Mitten Anatomy: The Thumb Gusset

thumb gusset

In her new book, Knit Mitts, Kate digs deep into everything related to knitting mittens and gloves. From cast-on to bind-offs, and the proper sizing for everything in between, she’s left no stitch unworked. Following her instructions, you’re sure to have warmer mittens that fit better on people’s hands.

When it comes to fit, there’s one make-or-break spot: the thumb gusset. Humans have come to depend on their opposable thumbs. When we can’t move them easily, or at all, it’s like wearing tights that are too small. It’s the gusset that insures a better fit.

What follows here are snippets from the pages of the “Making Mittens & Gloves” chapter. For even more detailed information and Kate’s basic mitten recipe, be sure to download a copy of the book today.

This is an example of a mitten knit with a thumb gusset.


To offer a wide range of sizing options, Kate surveyed over 500 friends and knitters. The results were interesting and from survey averages, you can better size the mittens you make from friends and family.

Of course, it’s always better to knit to a person’s actual measurements. But since mitten fit is fairly forgiving, this hand-size information allows you to make a properly sized mitten based on some pretty basic information about the person it is intended for. Even just knowing age, gender, and relative size will get you what you need. And if you know one key measurement—hand circumference—you can be even more confident you’ll get a great mitten fit.

Detailed hand measurements will lead to perfect fitting mittens. Just knowing someone’s hand circumference you’ll be on your way to better fitting.

In Kate’s survey, adults reported hand circumferences between 6 and 11″ (15.25 to 28 cm). The average circumference for adults was 7 ⅔” (19.5 cm), and 90% of adults who contributed have hands measuring between 7 and 9″ (18 and 23 cm) in circumference.

For the average adult hand, we see the following:

• Hand length from top of wrist to tip of longest finger is remarkably close to hand circumference.
• For a woman, the length is typically a little smaller than the circumference; for men, the two measurements are typically the same.
• Wrist circumference is a little bit more than 80% of hand circumference—83%, to be precise.
• Thumb gusset length is 38% of hand length.
• Actual thumb length is typically a third (33%) of hand length.


“Gusset” is a tailoring term, and it specifically means a triangular piece of fabric that’s used to shape or size a piece of clothing. In this case, the gusset is the little triangle that fits around the heel of your hand below the thumb. Mittens with a thumb gusset are more fitted, as they match the shape of your hand.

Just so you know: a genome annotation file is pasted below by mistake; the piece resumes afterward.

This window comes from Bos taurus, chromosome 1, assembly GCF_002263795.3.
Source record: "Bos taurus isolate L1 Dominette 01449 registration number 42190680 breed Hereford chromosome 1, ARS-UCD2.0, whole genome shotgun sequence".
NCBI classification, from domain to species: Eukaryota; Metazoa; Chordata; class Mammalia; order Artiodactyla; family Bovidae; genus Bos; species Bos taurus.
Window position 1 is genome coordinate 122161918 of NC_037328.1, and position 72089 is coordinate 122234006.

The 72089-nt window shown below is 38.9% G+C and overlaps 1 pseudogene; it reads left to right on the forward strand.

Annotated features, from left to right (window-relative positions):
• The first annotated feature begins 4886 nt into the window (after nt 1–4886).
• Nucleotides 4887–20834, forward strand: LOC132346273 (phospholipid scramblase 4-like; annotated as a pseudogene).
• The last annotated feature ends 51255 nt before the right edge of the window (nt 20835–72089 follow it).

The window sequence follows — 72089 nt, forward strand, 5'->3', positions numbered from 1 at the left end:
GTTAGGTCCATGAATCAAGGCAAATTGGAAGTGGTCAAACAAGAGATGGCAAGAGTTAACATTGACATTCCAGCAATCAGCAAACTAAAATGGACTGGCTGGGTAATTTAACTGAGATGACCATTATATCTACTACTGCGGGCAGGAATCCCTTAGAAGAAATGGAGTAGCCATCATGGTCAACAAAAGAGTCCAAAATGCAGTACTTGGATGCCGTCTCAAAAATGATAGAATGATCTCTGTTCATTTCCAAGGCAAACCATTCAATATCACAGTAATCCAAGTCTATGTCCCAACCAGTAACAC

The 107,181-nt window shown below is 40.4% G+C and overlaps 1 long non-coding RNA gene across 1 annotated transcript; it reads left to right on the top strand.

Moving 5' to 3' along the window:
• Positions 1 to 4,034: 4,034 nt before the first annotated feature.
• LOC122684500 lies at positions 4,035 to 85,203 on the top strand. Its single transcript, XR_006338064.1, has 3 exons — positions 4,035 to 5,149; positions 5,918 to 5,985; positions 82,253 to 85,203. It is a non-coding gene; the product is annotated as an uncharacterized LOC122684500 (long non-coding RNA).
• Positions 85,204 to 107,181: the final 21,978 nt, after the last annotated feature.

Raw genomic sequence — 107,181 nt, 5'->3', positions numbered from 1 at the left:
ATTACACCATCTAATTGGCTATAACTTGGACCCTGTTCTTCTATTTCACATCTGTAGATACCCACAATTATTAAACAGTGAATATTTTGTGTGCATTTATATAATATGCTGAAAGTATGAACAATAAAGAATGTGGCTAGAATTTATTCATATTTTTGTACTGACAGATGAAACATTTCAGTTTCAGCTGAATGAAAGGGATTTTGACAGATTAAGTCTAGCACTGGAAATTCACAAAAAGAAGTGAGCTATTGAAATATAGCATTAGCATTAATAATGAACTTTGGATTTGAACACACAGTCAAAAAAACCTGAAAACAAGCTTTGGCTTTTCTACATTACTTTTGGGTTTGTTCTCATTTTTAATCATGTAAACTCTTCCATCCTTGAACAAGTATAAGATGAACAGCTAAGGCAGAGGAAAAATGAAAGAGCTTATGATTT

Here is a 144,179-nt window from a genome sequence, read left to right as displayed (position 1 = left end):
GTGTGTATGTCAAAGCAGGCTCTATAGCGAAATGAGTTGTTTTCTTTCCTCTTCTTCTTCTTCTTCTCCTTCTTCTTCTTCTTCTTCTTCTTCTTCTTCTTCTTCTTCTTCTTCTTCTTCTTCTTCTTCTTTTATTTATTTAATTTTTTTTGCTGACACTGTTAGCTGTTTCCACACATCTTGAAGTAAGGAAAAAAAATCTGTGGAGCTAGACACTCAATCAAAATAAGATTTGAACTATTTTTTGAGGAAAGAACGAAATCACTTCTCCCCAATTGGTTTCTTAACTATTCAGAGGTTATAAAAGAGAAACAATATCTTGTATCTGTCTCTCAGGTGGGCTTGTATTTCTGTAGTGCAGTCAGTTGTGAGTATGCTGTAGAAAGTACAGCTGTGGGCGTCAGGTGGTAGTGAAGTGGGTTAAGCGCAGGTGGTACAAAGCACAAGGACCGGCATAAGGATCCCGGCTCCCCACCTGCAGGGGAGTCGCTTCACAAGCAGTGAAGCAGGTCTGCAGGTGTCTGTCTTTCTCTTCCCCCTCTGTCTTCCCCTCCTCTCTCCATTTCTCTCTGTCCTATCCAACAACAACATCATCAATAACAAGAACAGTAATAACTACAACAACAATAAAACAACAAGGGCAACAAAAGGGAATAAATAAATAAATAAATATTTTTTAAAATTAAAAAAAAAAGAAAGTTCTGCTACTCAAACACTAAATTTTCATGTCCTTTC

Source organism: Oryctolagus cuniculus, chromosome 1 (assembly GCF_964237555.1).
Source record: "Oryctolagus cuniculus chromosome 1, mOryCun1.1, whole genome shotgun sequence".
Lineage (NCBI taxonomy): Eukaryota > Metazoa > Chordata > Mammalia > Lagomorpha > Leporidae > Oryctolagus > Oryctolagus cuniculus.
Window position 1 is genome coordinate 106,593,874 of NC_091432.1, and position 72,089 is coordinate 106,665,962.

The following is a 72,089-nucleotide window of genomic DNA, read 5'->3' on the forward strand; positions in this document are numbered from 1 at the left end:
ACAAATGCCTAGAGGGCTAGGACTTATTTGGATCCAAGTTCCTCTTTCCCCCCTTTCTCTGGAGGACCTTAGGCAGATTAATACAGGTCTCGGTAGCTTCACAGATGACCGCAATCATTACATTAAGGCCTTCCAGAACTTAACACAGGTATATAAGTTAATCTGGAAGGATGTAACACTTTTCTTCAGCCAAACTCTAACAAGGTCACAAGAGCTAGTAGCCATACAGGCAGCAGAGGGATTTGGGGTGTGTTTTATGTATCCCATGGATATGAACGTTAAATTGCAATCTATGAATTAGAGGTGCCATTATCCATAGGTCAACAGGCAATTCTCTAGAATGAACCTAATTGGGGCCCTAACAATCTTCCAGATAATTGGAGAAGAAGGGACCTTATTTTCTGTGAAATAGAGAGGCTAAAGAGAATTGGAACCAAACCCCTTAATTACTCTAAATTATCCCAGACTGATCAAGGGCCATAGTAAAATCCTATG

thumb gusset
The thumb gusset is the triangle of stitches outlined in blue in this diagram.


The gusset is shaped through paired increases. In the master pattern that appears in Knit Mitts, the gusset is worked at the end of the round. In some of the designs, the position is shifted based on how the pattern stitches align, and whether the left and right mitts are identical or fraternal. No matter where it is placed, the process is the same.

Markers and Increases

In the setup round of a thumb gusset, you separate off a single stitch. If it is the last stitch of the round, you’ll place a marker before the stitch; the end of the last needle acts as a virtual marker after the stitch. If the base stitch is somewhere else in the round, place markers before and after it.

And then in subsequent rounds, you work increases on either side, just inside the markers: slip the first marker, work the increase, knit (or work in pattern, as required) until you reach the last marker/end of round, work the second increase; then, if required, slip the second marker and complete the round.

thumb gusset

In her basic patterns, Kate uses directional increases, the make-one left (M1L) and make-one right (M1R). They create nice, tidy lines at the edges of the gusset when you work the M1R at the start of the gusset and the M1L at the end of the gusset.


Once you’ve got the stitches you need, and you’ve worked the right number of rounds, then you’ll put the gusset stitches on hold. You can use one of two things to hold the stitches: an actual stitch holder (or two very short ones), or a 6–8″ (15–20 cm) length of scrap yarn.

thumb gusset
When moving stitches to a holder, slip them purlwise so as not to twist them.

After putting your gusset stitches on hold, you’ll cast on stitches to continue working the hand. After binding off the top of the hand, you’ll put the live gusset stitches back on the needle and knit the thumb.

thumb gusset

It’s clear that I’m really excited about Knit Mitts. With this great information on gussets, it’s easy to give it two thumbs up!

Kerry Bogert
Editorial Director, Books

Learn to knit warm mittens & gloves that fit well—like a glove, even!

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